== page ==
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x0x Journey into the Past in Istanbul

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  • Turkish Radio Hour
    [See http://www.briankohl.com/photogallery/turkey-istanbul-cistern_hippodrome-main.html for more.] x0x Journey into the Past in Istanbul By Prof. Dr. METIN AND
    Message 1 of 1 , Feb 5, 2005
      [See http://www.briankohl.com/photogallery/turkey-istanbul-cistern_hippodrome-main.html for more.]

      x0x Journey into the Past in Istanbul

      By Prof. Dr. METIN AND

      Byzantine Istanbul was filled with statues and monuments of
      many kinds, but over the centuries many of these were damaged or
      destroyed in earthquakes, fires and looting, or carried off when the
      city was sacked. Huge quantities of valuables and works of art were
      plundered or disappeared when the crusaders attacked and captured
      Istanbul in 1204. Some of the works of art which adorned Istanbul were
      depicted by Europeans or Ottoman miniature painters in past centuries,
      especially those in the Byzantine hippodrome in Sultanahmet Square.


      Watching the chariot races at the hippodrome were the only occasions
      when the Byzantine emperor made public appearances in the city. Of the
      monuments which stood on the spina which ran along the centre of the
      hippodrome, three have survived to the present day: The Serpent
      Column, the Stone Column, and the Egyptian Obelisk.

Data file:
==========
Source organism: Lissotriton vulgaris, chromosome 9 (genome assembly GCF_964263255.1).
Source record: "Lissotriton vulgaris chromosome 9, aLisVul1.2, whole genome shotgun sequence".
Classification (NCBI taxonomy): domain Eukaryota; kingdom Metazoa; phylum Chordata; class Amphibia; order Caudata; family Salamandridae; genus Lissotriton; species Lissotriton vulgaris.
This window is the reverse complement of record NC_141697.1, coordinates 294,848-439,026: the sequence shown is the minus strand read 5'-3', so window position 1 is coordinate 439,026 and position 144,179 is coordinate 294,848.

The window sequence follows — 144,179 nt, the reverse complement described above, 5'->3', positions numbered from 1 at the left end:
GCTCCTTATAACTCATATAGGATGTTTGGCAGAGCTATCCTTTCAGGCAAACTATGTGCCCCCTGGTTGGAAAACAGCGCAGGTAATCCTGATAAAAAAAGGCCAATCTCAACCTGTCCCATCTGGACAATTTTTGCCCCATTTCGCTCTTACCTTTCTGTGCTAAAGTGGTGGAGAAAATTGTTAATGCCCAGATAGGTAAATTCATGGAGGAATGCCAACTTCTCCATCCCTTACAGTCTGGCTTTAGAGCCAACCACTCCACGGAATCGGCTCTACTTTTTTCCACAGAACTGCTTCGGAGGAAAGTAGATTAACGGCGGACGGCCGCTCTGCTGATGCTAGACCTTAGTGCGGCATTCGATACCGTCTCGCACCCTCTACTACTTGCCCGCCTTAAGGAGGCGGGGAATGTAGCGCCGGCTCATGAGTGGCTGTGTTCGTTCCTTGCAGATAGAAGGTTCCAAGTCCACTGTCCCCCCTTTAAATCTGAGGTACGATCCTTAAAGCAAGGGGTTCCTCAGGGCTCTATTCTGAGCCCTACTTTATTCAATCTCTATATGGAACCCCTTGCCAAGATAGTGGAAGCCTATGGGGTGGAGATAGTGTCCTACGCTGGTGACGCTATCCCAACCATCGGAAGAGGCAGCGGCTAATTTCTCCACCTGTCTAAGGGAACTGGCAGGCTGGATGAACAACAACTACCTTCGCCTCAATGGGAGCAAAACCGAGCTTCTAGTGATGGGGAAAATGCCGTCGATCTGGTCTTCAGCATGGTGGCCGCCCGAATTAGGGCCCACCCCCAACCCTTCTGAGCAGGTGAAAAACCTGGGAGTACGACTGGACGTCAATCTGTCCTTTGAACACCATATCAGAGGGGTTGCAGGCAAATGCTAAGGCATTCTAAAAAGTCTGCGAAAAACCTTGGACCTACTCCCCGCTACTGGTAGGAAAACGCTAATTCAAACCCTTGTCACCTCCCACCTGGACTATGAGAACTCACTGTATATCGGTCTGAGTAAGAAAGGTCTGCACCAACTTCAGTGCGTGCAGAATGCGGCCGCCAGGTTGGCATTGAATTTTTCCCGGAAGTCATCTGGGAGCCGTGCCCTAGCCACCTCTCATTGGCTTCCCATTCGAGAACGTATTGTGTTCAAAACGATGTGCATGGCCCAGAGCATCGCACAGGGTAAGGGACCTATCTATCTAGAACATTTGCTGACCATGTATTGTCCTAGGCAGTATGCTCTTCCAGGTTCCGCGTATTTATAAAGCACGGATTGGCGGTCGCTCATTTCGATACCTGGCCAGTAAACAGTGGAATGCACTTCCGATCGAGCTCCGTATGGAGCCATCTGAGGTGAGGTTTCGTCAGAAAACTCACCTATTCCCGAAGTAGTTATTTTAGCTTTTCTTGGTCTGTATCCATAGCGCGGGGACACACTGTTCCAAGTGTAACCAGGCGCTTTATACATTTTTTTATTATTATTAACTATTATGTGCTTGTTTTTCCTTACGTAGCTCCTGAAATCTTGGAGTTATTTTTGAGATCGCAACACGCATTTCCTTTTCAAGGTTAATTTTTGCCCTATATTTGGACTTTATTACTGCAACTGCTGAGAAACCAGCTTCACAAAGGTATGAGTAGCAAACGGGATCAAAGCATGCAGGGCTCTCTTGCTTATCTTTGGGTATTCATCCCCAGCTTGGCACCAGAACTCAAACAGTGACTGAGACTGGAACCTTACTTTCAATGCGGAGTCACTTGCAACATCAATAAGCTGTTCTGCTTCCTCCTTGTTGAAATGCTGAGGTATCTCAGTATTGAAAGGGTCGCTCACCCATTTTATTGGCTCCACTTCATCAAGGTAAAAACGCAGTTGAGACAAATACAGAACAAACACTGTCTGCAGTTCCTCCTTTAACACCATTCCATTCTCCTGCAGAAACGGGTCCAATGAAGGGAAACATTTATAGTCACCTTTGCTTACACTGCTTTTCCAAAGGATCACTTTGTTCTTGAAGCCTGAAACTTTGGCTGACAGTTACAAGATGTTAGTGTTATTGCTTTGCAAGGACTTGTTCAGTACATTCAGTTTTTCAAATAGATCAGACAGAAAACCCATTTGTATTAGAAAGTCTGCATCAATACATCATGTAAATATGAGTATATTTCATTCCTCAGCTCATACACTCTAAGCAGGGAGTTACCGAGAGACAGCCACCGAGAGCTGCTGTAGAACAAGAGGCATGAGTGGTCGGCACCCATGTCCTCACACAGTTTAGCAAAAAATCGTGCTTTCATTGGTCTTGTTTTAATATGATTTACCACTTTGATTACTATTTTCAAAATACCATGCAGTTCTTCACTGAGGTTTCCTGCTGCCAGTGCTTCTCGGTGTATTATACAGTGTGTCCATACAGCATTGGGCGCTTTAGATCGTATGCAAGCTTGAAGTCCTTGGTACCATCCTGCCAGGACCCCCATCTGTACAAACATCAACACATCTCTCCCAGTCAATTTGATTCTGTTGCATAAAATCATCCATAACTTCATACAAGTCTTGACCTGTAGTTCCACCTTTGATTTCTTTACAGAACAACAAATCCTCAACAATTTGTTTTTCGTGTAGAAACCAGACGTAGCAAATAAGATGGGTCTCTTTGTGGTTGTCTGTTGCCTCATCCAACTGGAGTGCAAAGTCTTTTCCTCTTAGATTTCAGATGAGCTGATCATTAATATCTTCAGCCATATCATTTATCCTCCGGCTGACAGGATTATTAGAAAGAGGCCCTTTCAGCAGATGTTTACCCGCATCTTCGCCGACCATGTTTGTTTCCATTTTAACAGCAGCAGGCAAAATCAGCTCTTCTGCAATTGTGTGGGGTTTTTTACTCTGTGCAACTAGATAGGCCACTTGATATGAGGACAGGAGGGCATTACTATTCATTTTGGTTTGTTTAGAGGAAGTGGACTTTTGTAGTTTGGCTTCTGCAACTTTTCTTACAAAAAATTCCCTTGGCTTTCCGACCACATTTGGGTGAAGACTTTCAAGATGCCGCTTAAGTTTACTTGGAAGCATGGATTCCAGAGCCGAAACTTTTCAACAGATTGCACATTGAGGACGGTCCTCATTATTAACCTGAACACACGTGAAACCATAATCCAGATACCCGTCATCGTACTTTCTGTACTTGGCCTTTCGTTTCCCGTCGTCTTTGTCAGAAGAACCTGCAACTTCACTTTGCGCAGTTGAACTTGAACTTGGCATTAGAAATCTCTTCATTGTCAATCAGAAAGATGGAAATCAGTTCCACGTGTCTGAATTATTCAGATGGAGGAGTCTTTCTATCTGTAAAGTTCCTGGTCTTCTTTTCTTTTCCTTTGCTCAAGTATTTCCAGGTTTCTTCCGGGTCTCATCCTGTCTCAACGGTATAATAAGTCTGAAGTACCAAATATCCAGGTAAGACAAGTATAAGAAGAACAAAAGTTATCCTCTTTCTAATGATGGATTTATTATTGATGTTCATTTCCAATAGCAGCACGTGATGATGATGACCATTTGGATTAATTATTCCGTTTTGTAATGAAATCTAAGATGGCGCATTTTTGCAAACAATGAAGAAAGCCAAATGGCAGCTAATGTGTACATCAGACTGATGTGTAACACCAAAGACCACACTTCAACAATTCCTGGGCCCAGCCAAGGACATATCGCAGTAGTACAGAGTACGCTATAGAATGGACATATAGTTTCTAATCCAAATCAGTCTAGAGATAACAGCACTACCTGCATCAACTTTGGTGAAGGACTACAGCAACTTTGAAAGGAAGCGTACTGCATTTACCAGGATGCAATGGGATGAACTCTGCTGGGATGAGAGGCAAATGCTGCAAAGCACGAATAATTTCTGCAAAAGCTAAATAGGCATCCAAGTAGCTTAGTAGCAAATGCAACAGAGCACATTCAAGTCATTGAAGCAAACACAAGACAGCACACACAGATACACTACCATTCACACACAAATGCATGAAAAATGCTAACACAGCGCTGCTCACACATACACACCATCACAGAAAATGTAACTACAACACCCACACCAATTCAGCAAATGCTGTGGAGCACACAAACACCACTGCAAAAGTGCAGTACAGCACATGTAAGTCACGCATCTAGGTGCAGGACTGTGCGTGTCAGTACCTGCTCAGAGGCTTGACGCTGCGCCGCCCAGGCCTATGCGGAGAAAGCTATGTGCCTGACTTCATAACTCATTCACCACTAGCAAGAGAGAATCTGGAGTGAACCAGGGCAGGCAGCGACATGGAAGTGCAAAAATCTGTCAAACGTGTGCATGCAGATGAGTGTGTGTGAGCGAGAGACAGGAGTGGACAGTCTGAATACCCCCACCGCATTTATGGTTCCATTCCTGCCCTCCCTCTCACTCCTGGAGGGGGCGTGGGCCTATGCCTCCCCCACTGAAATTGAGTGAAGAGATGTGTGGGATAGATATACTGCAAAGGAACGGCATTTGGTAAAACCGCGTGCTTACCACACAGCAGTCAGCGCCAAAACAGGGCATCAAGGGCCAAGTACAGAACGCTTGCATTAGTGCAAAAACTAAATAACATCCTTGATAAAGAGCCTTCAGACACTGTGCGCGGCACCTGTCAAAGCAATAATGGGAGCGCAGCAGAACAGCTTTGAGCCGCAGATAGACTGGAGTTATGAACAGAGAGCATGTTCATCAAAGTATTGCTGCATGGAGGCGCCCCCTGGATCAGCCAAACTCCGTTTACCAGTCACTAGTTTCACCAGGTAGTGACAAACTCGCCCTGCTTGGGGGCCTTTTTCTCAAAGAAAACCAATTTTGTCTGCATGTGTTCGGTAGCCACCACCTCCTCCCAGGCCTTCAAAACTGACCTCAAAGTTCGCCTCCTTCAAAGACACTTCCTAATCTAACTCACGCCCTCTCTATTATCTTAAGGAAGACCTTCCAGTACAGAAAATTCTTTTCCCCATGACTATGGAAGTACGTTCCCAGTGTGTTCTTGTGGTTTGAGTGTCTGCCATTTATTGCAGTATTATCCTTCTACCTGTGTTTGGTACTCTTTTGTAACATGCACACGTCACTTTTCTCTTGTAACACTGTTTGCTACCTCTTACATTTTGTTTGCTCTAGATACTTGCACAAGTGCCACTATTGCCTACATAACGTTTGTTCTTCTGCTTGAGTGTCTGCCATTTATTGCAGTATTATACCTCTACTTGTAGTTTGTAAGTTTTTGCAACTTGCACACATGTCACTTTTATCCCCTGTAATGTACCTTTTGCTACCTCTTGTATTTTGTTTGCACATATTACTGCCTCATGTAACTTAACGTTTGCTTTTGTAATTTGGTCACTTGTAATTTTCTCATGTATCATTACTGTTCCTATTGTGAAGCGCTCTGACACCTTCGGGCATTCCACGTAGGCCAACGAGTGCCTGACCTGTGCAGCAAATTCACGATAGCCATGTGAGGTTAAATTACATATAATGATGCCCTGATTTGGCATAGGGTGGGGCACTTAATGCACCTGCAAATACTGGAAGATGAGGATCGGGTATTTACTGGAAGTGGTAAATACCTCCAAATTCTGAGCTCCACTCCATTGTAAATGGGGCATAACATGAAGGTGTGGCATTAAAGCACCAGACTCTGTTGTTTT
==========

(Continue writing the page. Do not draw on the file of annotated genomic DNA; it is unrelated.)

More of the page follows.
The bronze Serpent Column, which consisted of three entwined
      serpents, was brought from the Temple of Apollo at Delphi by the
      Emperor Constantine. The three serpent heads were intact until the
      18th century, when according to various sources they were chopped off
      either by a janissary or by an enraged Pole. One of these heads was
      recovered in excavations in the 20th century and placed in Istanbul
      Archaeological Museum. Today this monument is 5.3 metres in height,
      but was originally higher. The Stone Column has a Greek inscription on
      the plinth, which consists of three steps, explaining that it was
      repaired by Romanus II and his son in the 10th century. This column is
      approximately 21 metres in height, and built of square ashlar blocks.

      The Egyptian obelisk was erected on this spot in the year 390 by
      Theodosius the Great. The plinth is Byzantine and has relief pictures
      on all four faces, and inscriptions on two faces, one in Latin the
      other in Greek. Unfortunately these have suffered badly from


      In the place where the German Fountain stands today were four statues
      of horses cast in bronze, each on its own column. They were brought to
      Istanbul by Theodosius II in the 5th century, and were originally
      gilded. In 1204 the Latin crusaders who occupied Istanbul carried
      these statues to Venice, where they were placed on the facade of St
      Mark's Church. To prevent damage from erosion, the original horses